Le Soleil, April 22, 1920, p. 16
THE GAGNON WOMAN WEEPS THROUGHOUT THE NIGHT
She spends a very restless night, does not sleep at all and weeps incessantly—Her parish priest pays her a visit
SHE IS KEPT UNDER CONSTANT OBSERVATION
The Marie-Anne Houde woman, wife of Télesphore Gagnon, from Lotbinière, who was sentenced last night to be hanged next October 1st, for the murder of her husband’s little girl, Aurore, spent a very sad night in the prison where she was transferred to the death cell, or rather, the cell where those who are sentenced to the gallows are held.
Since she was brought back to the prison, from the Court House, once the death sentence was handed down against her last night, the woman has not eaten a bite of food. She has spoken to nobody whatsoever. She spends her time crying, moaning, and whimpering.
She has not asked to see her husband and it is probable that if she made the request, it would be refused, as her husband, also accused of the murder, must stand trial next week before a jury of the assizes.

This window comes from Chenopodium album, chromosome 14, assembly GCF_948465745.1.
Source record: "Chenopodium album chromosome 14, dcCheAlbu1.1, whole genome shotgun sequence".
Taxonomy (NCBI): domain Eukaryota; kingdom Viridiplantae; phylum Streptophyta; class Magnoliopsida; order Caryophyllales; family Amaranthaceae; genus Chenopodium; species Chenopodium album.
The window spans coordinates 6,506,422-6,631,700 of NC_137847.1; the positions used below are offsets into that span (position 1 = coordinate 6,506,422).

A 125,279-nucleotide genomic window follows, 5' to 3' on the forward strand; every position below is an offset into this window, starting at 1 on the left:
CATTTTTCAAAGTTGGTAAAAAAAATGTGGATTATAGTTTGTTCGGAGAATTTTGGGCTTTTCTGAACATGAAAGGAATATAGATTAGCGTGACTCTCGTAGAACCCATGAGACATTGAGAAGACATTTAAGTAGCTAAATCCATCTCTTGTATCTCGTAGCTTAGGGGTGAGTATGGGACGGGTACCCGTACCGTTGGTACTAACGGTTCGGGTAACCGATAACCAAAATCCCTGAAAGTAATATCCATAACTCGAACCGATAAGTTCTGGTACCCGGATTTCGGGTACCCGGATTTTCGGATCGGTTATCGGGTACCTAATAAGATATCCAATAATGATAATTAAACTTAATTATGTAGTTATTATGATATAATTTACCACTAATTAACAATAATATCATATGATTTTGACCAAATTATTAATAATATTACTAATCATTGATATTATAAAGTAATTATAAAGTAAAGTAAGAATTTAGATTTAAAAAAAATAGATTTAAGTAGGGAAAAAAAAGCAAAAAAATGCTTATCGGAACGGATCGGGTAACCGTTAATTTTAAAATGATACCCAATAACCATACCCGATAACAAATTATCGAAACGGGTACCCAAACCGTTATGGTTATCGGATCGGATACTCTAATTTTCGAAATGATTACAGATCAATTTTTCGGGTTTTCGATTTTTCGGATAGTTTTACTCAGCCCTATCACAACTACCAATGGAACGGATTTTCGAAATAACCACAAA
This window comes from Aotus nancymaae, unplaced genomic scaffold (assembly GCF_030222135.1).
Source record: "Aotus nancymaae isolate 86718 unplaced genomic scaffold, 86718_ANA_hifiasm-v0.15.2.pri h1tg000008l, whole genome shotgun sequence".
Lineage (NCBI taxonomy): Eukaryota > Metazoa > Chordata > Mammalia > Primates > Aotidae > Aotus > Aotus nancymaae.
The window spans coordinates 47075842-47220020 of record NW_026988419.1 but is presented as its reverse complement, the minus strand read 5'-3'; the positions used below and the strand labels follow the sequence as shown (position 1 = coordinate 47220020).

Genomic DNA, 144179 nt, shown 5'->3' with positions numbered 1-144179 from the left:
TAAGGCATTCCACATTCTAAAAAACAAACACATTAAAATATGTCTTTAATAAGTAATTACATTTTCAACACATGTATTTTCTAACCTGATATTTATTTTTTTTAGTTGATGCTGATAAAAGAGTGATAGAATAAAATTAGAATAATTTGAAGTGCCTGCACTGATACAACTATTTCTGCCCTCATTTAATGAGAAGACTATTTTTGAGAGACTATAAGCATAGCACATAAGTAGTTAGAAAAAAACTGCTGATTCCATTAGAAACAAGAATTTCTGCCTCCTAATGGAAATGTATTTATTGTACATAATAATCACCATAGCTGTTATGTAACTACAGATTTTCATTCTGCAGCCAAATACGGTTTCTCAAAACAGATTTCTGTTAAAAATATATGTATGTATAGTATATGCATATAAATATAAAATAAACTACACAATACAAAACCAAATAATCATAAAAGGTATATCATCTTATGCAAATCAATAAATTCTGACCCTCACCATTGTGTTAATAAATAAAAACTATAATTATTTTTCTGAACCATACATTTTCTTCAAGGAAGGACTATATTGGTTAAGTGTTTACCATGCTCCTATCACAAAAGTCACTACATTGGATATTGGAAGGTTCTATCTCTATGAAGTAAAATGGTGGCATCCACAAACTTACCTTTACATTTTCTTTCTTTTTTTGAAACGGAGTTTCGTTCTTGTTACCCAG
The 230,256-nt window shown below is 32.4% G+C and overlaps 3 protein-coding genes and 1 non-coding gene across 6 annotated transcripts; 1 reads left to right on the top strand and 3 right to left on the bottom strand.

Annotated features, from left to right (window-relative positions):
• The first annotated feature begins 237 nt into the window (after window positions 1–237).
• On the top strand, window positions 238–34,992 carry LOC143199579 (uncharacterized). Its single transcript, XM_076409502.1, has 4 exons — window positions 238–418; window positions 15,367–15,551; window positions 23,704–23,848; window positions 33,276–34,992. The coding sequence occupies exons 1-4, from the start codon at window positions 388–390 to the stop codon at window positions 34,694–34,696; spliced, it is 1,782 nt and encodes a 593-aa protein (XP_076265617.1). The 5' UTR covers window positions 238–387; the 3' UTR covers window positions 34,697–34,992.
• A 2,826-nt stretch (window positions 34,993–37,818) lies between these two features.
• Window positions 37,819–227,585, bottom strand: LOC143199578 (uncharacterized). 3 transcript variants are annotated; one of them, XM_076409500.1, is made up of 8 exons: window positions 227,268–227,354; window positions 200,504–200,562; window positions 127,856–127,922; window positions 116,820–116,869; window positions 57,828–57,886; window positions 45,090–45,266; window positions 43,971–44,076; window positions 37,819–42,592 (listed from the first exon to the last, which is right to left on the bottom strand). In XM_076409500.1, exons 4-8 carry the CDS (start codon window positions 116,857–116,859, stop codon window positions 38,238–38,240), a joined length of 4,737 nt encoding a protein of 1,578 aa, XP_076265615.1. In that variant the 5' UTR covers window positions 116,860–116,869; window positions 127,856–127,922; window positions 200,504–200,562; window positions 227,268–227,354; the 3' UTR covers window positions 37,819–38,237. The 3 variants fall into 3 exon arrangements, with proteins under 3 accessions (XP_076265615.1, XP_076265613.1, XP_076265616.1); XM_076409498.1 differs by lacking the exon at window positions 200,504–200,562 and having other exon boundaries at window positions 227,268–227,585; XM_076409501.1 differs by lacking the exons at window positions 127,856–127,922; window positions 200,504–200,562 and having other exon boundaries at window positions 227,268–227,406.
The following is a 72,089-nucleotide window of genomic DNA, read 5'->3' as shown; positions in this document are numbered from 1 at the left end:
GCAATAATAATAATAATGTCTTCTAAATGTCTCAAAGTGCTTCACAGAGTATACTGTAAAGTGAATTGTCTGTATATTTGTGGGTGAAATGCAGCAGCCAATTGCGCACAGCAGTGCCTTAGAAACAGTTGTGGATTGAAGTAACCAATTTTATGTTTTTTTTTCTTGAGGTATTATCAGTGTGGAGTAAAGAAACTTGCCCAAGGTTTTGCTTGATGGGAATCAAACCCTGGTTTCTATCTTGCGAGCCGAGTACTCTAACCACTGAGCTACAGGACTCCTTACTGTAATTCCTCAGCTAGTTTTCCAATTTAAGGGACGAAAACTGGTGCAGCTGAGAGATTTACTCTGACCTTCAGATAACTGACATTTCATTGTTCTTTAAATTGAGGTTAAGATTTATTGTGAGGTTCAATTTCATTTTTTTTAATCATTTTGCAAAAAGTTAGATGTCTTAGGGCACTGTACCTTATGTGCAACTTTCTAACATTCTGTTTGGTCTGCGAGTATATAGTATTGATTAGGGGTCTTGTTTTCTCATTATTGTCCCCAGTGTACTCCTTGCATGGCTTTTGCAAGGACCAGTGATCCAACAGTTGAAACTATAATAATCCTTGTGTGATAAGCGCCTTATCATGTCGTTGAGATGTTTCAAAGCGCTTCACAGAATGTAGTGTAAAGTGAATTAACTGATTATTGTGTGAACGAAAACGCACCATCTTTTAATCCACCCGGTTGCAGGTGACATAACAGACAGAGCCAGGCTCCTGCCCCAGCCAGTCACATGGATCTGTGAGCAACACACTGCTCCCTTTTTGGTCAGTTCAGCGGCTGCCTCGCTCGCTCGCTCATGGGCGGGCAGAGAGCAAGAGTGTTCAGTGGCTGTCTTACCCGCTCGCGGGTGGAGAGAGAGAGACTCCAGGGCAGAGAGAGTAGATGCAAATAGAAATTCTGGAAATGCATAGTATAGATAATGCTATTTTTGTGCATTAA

THE VISIT OF A PRIEST
She has had no visitors, except for her parish priest, who went to comfort her and give her help and religious support, in this moment of acute agony where the woman, having been condemned to hang for murder, now awaits death.
The visit by the reverend father was not long. He spoke with her in a low voice while she, during all of the visit, never ceased sobbing and moaning faintly, and crying.
TWO MATRONS KEEPING A CLOSE WATCH ON HER
Since being sentenced to hang, the Gagnon woman has not been left by herself one single moment. The prison warden, Monsieur J.-B. Carbonneau, did all that was possible to alleviate the terrible misery of the future mother condemned to climb the steps to the scaffold for a crime that the jurors declared to be infamous and deserving of hanging.
Two matrons at the prison are constantly with the condemned woman, trying their best to comfort and encourage her.
The poor woman is expected to have, again this afternoon, another visit by her confessor who is constantly at her disposal to urge and encourage her to find comfort in religion.
Source: "La femme Gagnon a passé la nuit à pleurer," Le Soleil (Québec), April 22, 1920.
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